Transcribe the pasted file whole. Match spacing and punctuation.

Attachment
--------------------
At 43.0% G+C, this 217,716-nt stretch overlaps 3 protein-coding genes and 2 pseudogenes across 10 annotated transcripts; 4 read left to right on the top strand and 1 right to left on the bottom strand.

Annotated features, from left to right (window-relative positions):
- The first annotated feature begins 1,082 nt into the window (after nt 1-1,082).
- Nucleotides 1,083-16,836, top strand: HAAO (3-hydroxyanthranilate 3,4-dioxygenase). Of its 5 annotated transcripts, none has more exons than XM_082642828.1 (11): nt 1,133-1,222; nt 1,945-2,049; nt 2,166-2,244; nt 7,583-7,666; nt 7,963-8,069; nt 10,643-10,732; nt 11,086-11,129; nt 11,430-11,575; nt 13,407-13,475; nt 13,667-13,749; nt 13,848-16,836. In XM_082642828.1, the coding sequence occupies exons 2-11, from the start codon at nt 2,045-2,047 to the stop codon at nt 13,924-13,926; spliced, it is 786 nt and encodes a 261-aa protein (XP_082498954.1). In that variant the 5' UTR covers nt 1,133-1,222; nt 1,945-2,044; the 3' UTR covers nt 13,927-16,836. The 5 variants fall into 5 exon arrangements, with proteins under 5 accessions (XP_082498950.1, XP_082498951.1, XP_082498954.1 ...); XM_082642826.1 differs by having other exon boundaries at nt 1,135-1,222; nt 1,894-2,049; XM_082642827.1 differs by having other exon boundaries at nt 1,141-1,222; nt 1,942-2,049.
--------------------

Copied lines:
At 43.0% G+C, this 217,716-nt stretch overlaps 3 protein-coding genes and 2 pseudogenes across 10 annotated transcripts; 4 read left to right on the top strand and 1 right to left on the bottom strand.

Annotated features, from left to right (window-relative positions):
- The first annotated feature begins 1,082 nt into the window (after nt 1-1,082).
- Nucleotides 1,083-16,836, top strand: HAAO (3-hydroxyanthranilate 3,4-dioxygenase). Of its 5 annotated transcripts, none has more exons than XM_082642828.1 (11): nt 1,133-1,222; nt 1,945-2,049; nt 2,166-2,244; nt 7,583-7,666; nt 7,963-8,069; nt 10,643-10,732; nt 11,086-11,129; nt 11,430-11,575; nt 13,407-13,475; nt 13,667-13,749; nt 13,848-16,836. In XM_082642828.1, the coding sequence occupies exons 2-11, from the start codon at nt 2,045-2,047 to the stop codon at nt 13,924-13,926; spliced, it is 786 nt and encodes a 261-aa protein (XP_082498954.1). In that variant the 5' UTR covers nt 1,133-1,222; nt 1,945-2,044; the 3' UTR covers nt 13,927-16,836. The 5 variants fall into 5 exon arrangements, with proteins under 5 accessions (XP_082498950.1, XP_082498951.1, XP_082498954.1 ...); XM_082642826.1 differs by having other exon boundaries at nt 1,135-1,222; nt 1,894-2,049; XM_082642827.1 differs by having other exon boundaries at nt 1,141-1,222; nt 1,942-2,049.